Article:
NATO Joining Potential Brings Relief to Border Finns


Marti Kailio, 73, a Finnish pensioner struggling from the Ukraine war, holds a hunting rifle from his home in Hivaniemi overlooking the Russian border across the lake.

“It makes me so upset to be one of the first volunteers to go out there with a loaded gun, even though I’m not young enough to be a soldier anymore,” he says.

Many Finns living on the eastern border were greeted with relief at the possibility of applying for NATO membership.

For many Finns living on the border with their eastern neighbors, the prospect of Finland applying for NATO membership has been a relief. Photo: AFP / Alessandro RAMPAZZO

“We should have joined earlier. We don’t have to drag anymore,” says Kailio.

Finland, which shares a 1,300 km (800 miles) border with Russia, has in the past withdrew from its military alliance.

But after a powerful eastern neighbor invaded Ukraine in February, Finland’s president and prime minister on Thursday urged Finland to join NATO “without delay”, with political and public opinion changing dramatically in favor of membership. It was.

For some Finns, the Russian attack on Ukraine evoked painful memories of the Winter War of 1939, when the Red Army invaded the Nordic countries.

Martti Kailio, 73, a Finnish pensioner suffering from the Ukraine war, holds a hunting rifle in his hand. Martti Kailio, 73, a Finnish pensioner suffering from the Ukraine war, holds a hunting rifle in his hand. Photo: AFP / Alessandro RAMPAZZO

As in Ukraine, a small Finnish army met with fierce resistance, inflicting heavy losses on the Soviet Union.

Nevertheless, Finland was forced to cede vast lands to the Soviet Union.

Finland's president and prime minister urge NATO membership 'without delay' Finland’s president and prime minister urge NATO membership ‘without delay’ Photo: AFP / Alessandro RAMPAZZO

With a farmhouse a short walk from the Russian border in Suokumaa, Veli-Matti Rantala, 72, carries a rusty military helmet and tells the story of a battle in the surrounding forest.

“I’m not too worried about the situation anymore, the help is coming because now we are joining the western world,” he says. For him, joining the Finnish alliance is a necessity.

Just a few hundred meters from the Russian border in Vainikkala, 59-year-old teacher Jaana Rikkinen grew up listening to Russian border guards on the other side of the lake.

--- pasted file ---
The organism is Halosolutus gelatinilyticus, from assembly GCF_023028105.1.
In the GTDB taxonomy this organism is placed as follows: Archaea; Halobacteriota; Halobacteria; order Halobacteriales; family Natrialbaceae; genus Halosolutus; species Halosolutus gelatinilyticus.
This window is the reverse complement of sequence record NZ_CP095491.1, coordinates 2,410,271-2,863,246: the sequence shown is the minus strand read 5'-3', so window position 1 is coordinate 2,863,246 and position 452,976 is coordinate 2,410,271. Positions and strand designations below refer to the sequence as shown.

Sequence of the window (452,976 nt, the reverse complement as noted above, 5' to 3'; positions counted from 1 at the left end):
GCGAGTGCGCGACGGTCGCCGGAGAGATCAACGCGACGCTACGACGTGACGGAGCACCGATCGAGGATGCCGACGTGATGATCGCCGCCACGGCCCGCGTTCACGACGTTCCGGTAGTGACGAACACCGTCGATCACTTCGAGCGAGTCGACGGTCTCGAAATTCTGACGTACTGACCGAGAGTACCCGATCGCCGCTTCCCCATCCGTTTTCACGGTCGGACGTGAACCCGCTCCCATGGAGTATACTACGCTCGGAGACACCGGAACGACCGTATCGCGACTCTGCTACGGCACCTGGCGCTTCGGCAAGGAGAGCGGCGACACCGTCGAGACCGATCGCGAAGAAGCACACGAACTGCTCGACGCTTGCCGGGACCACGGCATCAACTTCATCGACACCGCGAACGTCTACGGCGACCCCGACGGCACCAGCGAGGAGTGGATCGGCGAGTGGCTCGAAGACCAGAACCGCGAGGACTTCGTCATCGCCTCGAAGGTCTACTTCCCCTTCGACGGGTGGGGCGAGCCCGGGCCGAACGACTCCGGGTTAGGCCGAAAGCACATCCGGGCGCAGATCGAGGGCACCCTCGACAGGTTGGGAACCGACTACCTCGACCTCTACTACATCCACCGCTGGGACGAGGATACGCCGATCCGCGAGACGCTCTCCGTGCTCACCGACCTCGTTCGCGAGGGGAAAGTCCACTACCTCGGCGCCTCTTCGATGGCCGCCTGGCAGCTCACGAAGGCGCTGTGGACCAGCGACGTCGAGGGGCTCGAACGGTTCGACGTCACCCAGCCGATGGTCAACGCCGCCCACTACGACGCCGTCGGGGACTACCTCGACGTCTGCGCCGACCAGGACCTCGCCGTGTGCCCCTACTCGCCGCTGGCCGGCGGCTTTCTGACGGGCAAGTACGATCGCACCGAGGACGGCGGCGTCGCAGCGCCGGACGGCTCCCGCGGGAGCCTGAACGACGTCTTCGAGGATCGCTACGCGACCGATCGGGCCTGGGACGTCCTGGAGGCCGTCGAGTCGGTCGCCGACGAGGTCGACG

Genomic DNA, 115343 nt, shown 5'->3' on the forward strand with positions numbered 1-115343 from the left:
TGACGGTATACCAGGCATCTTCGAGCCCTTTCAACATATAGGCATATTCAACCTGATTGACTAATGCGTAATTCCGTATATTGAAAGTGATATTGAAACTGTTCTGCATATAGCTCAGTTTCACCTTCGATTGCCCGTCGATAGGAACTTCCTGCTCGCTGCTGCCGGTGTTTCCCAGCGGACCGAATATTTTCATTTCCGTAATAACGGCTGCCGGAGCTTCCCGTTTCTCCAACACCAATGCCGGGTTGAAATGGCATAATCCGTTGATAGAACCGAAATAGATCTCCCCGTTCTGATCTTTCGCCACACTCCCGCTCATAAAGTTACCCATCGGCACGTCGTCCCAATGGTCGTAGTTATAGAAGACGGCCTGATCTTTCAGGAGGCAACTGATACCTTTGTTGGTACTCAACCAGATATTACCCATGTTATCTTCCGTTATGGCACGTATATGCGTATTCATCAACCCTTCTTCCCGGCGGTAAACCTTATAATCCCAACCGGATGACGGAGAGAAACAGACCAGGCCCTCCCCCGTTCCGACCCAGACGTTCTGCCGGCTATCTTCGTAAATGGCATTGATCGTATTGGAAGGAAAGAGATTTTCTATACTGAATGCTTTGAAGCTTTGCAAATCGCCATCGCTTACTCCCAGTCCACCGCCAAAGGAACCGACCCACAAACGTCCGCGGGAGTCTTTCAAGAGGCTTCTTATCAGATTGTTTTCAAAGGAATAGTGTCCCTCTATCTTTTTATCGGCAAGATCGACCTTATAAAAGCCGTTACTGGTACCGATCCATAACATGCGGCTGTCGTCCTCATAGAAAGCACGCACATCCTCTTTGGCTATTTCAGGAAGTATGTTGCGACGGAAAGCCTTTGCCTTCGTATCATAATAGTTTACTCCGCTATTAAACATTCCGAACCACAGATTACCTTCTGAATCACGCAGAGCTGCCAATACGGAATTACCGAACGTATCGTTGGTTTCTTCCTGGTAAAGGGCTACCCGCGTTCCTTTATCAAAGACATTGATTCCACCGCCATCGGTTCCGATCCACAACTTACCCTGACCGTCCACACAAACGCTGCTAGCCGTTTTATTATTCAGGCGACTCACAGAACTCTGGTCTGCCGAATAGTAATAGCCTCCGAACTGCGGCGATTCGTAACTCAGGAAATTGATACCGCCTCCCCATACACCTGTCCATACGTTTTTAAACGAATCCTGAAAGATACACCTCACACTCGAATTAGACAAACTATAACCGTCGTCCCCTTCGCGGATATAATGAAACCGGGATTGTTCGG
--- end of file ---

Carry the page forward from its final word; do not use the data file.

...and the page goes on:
Just a few hundred meters from the Russian border, 59-year-old teacher Jaana Rikkinen grew up listening to border guards on the other side of the lake. Just a few hundred meters from the Russian border, 59-year-old teacher Jaana Rikkinen grew up listening to border guards on the other side of the lake. Photo: AFP / Alessandro RAMPAZZO

After losing his uncle in the war, Rikkinen feels “relieved” that Finland is now joining NATO, despite previously having doubts about it.

She recalls that even after the war, she regularly crossed illegal borders near her home.

“It always happened at night. First I heard hounds, then gunshots,” says Rikkinen.

In 2001, a Russian military deserter crossed the border and broke into a house next door, killing himself in a gunfight with police.

Rikkinen is concerned that if the situation in Russia worsens, more people may try to cross the border.

Despite the region’s history, the residents have always had many connections with people beyond their borders.

“Russia has always been fearful for many years, but in this area we interacted with Russians every day,” said Rantala.

He says the Finns who live on the border are very familiar with Russia and many say that they have friends in Russia.

Before the war, Rikkenen crossed the border for weekly shopping and weekend trips to St. Petersburg, and had no “negative words” about the Russians.

But that “trust in neighbor is gone”.

“The border is closed and you never know what will happen if you go there,” she says.

Since most of Vainikkala’s livelihoods are linked to Russia, and the train station and border guards employ most of the villagers, Rikkinen fears that border communities will suffer from conflict.

“I just want the war to end,” she says.

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